By Bivek Mathur
Jammu, June 5 (IANS/ 101Reporters) A special pilot project is underway in Bhanderwah valley in Jammu’s Doda district. It is often celebrated as ‘mini Kashmir for its lush-green meadows, snow-bound peaks and clear waters. But for 15 years, the Army and CRPF had been using Malsoo and Rainda hills in the valley as a shooting range, turning the hills barren.
Worse still, it has exacerbated the problem of landslides during winter and monsoons. A landslide had flattened more than three dozen shops here in March 2019. Two people were killed in a landslide just 10 days later. A month after this, another incident of landslide damaged a dozen houses in the region.
Now, with the firing stopped, citizens have come forth to help the government find a solution to these landslides. The government has started to plant bamboo on the region’s hills because of bamboo roots’ famed potential in arresting soil erosion. Many research reports recommend growing bamboo in regions ravaged by landslides.
One such report — titled ‘Rainfall-Induced Slope Failures and Use of Bamboo as a Remedial Measure’, published in Indian Geotechnical Journal in October 2020 — notes how bamboo roots strongly hold the soil. The report says that growing bamboo is a sustainable option to prevent landslides, preferable over other options such as making retaining walls, crib walls etc.
So when the district forest department of Bhanderwah decided to experiment with bamboo cultivation, a local NGO, Awaaz, stepped up to help it execute the project. The first phase of the plantation drive was executed on April 9 with the help of about 130 students of the Government Post Graduate College (Bhaderwah) and the residents of Rainda hills of the Neeru Range. The NGO and the student volunteers dispersed about 10,000 seed balls into the hills.
Seed balls are balls of soil and clay containing one or more seeds. Tossing seed balls onto the land is a quick and convenient way of plantation.
The second phase of the project, on April 14, saw 18 members of the NGO and about 30 employees of the Territorial Forest Department and Forest Protection Force release about 5,000 seed balls of bamboo, cedar and kail trees on the hills.
Bhaderwah Divisional Forest Officer (DFO) Chander Shekhar told 101Reporters that since the theme for this World Environment Day is ‘Ecosystem Restoration’, the administration chose two barren hillocks for afforestation.
It was lucky that Awaaz had prior experience with this sort of thing; it had led the efforts in rejuvenating a barren hillock in Saroj Bagh area in Bhanderwah Forest Division. Today the entire hill is a dense forest, said Tahir Nadeem Khan Yusafzai, the General Secretary of Awaaz, who is also a senior environment journalist with Greater Kashmir and a Doordarshan anchor.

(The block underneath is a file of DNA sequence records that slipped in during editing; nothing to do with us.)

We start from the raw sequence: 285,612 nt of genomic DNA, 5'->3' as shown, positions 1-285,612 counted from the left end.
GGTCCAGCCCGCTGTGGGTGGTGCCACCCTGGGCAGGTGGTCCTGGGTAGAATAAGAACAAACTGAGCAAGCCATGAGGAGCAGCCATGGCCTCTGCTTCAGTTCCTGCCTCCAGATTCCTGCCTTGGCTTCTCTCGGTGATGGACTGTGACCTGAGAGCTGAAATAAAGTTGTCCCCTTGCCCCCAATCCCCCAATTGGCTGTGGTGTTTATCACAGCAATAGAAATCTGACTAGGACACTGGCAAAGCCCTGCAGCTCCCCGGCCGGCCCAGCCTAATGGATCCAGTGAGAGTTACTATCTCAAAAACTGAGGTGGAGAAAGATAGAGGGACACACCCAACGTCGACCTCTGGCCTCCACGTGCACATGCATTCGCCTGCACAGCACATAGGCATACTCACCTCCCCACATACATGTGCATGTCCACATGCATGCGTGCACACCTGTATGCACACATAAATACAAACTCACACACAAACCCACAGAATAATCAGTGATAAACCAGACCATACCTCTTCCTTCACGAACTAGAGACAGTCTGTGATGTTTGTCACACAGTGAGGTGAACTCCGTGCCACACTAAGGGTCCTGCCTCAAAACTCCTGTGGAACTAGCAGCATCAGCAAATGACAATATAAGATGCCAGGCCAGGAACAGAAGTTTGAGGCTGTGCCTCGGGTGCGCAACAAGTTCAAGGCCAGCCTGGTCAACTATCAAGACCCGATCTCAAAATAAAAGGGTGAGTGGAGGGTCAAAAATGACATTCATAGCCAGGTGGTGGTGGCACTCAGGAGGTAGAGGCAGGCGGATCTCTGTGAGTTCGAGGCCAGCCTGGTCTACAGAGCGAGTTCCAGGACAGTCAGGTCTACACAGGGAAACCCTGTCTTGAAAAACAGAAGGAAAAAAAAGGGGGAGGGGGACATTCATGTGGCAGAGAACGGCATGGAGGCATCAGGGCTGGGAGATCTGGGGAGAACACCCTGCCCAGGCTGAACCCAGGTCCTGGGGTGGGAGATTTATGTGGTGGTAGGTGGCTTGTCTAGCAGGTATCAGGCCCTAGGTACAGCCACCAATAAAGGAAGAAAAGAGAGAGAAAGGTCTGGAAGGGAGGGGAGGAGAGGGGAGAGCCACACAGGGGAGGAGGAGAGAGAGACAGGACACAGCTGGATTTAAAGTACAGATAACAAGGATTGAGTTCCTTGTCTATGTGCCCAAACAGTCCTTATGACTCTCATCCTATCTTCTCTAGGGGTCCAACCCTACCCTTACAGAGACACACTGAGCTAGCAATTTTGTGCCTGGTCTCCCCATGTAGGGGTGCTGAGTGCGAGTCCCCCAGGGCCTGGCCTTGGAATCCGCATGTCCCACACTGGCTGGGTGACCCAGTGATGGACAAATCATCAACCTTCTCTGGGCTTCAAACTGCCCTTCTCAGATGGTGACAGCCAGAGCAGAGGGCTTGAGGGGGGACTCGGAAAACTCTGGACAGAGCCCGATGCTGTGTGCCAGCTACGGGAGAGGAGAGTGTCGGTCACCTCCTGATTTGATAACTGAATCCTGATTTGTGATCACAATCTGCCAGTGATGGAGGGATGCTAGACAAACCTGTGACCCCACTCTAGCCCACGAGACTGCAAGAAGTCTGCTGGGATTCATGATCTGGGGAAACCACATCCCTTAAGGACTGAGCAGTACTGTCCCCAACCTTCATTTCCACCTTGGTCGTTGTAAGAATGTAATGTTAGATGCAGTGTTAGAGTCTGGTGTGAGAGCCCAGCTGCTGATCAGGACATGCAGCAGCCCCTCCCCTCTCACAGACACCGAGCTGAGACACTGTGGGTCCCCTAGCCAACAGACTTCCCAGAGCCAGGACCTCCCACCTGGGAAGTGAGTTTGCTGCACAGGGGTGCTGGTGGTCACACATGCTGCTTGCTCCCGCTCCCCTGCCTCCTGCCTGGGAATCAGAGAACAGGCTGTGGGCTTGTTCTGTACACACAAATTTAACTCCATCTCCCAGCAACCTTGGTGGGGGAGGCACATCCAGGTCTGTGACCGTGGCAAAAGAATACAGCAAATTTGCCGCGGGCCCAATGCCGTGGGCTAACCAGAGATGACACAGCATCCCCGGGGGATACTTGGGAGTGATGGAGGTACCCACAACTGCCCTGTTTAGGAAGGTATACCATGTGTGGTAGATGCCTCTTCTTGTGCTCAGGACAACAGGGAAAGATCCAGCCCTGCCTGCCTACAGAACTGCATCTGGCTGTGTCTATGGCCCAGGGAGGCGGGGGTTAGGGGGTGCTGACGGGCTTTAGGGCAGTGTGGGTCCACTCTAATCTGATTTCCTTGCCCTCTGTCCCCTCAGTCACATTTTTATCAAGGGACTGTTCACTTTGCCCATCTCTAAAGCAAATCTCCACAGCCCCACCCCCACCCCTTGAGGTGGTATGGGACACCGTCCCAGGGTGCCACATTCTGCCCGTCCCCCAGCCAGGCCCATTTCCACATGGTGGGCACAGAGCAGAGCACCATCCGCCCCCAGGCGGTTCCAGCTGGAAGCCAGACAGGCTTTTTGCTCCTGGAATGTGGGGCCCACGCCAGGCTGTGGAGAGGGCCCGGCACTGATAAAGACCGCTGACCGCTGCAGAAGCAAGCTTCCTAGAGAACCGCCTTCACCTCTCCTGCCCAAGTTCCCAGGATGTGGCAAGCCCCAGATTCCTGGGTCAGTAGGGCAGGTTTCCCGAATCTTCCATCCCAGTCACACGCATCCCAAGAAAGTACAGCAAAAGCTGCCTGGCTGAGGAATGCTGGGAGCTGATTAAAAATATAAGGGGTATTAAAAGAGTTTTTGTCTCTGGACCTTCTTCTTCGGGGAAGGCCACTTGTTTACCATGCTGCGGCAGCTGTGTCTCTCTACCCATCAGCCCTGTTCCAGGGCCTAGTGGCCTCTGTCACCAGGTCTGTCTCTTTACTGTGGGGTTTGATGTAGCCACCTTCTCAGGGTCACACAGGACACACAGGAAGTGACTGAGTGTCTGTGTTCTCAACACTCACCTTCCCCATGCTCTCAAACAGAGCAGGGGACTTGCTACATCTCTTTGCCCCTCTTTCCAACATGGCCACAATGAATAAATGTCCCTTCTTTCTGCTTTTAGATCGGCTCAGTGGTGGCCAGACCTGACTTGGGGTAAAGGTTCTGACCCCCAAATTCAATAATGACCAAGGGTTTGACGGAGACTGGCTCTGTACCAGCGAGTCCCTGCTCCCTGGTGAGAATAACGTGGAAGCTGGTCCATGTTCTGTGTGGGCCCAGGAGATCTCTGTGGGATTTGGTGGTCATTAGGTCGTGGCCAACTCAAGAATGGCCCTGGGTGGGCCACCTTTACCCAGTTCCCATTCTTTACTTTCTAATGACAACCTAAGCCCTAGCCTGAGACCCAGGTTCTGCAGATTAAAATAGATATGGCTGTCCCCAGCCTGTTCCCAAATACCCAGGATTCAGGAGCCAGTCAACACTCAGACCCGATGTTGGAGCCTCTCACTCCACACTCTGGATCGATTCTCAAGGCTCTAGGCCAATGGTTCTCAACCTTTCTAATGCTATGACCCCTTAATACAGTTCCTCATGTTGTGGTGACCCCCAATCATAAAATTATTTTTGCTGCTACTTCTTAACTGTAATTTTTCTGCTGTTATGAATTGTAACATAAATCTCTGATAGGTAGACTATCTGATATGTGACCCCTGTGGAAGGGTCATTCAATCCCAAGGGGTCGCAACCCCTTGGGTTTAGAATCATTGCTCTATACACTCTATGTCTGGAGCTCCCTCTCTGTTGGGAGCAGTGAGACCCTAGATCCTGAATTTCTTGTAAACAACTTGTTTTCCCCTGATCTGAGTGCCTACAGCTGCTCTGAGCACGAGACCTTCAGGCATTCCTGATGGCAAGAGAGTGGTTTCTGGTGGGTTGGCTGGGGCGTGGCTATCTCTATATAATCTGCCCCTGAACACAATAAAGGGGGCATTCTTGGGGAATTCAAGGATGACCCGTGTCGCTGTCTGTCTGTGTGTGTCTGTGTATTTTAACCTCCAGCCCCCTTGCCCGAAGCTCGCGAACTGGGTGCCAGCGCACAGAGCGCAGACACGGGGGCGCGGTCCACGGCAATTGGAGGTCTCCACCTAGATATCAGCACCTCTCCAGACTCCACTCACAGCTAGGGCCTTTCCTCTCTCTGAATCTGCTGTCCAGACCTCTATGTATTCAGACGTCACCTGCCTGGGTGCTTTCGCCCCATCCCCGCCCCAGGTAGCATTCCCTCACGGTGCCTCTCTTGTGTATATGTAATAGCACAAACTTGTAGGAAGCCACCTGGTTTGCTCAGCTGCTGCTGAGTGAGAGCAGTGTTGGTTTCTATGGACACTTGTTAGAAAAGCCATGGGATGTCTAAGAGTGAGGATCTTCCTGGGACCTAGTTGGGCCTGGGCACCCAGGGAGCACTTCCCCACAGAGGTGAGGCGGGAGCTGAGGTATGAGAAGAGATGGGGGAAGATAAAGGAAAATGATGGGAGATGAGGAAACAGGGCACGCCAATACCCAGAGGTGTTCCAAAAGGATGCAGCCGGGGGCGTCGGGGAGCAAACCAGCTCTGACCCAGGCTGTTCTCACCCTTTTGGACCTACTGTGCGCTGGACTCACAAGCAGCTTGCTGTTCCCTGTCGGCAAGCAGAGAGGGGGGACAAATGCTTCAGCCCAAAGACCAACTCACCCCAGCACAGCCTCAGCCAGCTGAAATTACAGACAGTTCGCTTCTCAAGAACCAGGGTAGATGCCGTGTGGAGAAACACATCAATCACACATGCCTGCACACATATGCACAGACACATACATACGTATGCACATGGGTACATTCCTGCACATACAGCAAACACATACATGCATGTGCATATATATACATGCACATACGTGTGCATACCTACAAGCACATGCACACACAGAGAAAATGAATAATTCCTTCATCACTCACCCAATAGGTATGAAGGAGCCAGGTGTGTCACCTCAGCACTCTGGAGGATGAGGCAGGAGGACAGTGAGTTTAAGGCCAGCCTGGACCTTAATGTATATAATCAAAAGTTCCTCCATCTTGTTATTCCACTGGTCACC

The time from April to August is ideal for bamboo seeds to start taking roots. DFO Chander Shekhar told 101Reporters that his team recently visited the sites and noticed that some saplings have already begun sprouting. These are likely cedar and kail since bamboo shoots take much longer to grow as bamboo plants initially grow strong and deep roots.
“These hills are sandy and get adequate sunlight both in summer and winter. The Dendrocalamus Strictus variety of bamboo can also grow in minus temperatures. So, I think there is no reason to lose hope,” Yusafzai added.
Concurrently, the J&K administration had been making big moves to develop bamboo cultivation and allied activities with the aim of generating employment. Following the signing of a Memorandum of Understanding (MoU) between the Jammu & Kashmir government and the Ministry of Development of the North Eastern Region in January 2021, a five-year project was mooted to establish three bamboo clusters in Kathua, Jammu, Samba, Reasi and parts of Udhampur to provide direct employment to about 25,000 people.
This would involve bamboo production, undertaken with expertise from the North East Cane & Bamboo Development Council (NECBDC), and the establishment of clusters for making bamboo basketry, agarbattis and bamboo charcoal, according to Vikas Gupta, Director of Handicrafts and Handloom, Jammu.
These developments gave extra impetus to the team greening Bhanderwah hills. Chairperson of NGO Awaaz, Rashid Choudhary, said bamboo’s potential to provide work is one of the reasons they stepped up to help the government with this project. If the bamboo cultivation picked up, they could persuade the administration to extend the project to Bhanderwah and perhaps even set up a cluster here.
The project originally envisioned that experts from the NECBDC would reach J&K to impart training to the local community to start bamboo-related businesses. While travel restrictions owing to Covid-19 have put a brake on these plans, Awaaz and the government are hoping that this engagement between experts and the community can be initiated once the restrictions are lifted.
The government’s plan is to keep the local community highly involved in the growth and cultivation of bamboo. The fact that bamboo forests stand to serve the local dwellers later—by providing them with raw materials for making a host of items—is another incentive for the community to be involved in growing bamboo forests.
Social forestry, which refers to the practice of managing forests with the participation of local communities, is touted for a high probability of success in afforestation drives. Several studies have pointed out that the involvement of locals in growing a forest instils a feeling of ownership in them and they actively take part in forests’ safety and upkeep.
(The author is a Jammu-based freelance journalist and a member of 101Reporters.com, a pan-India network of grassroots reporters)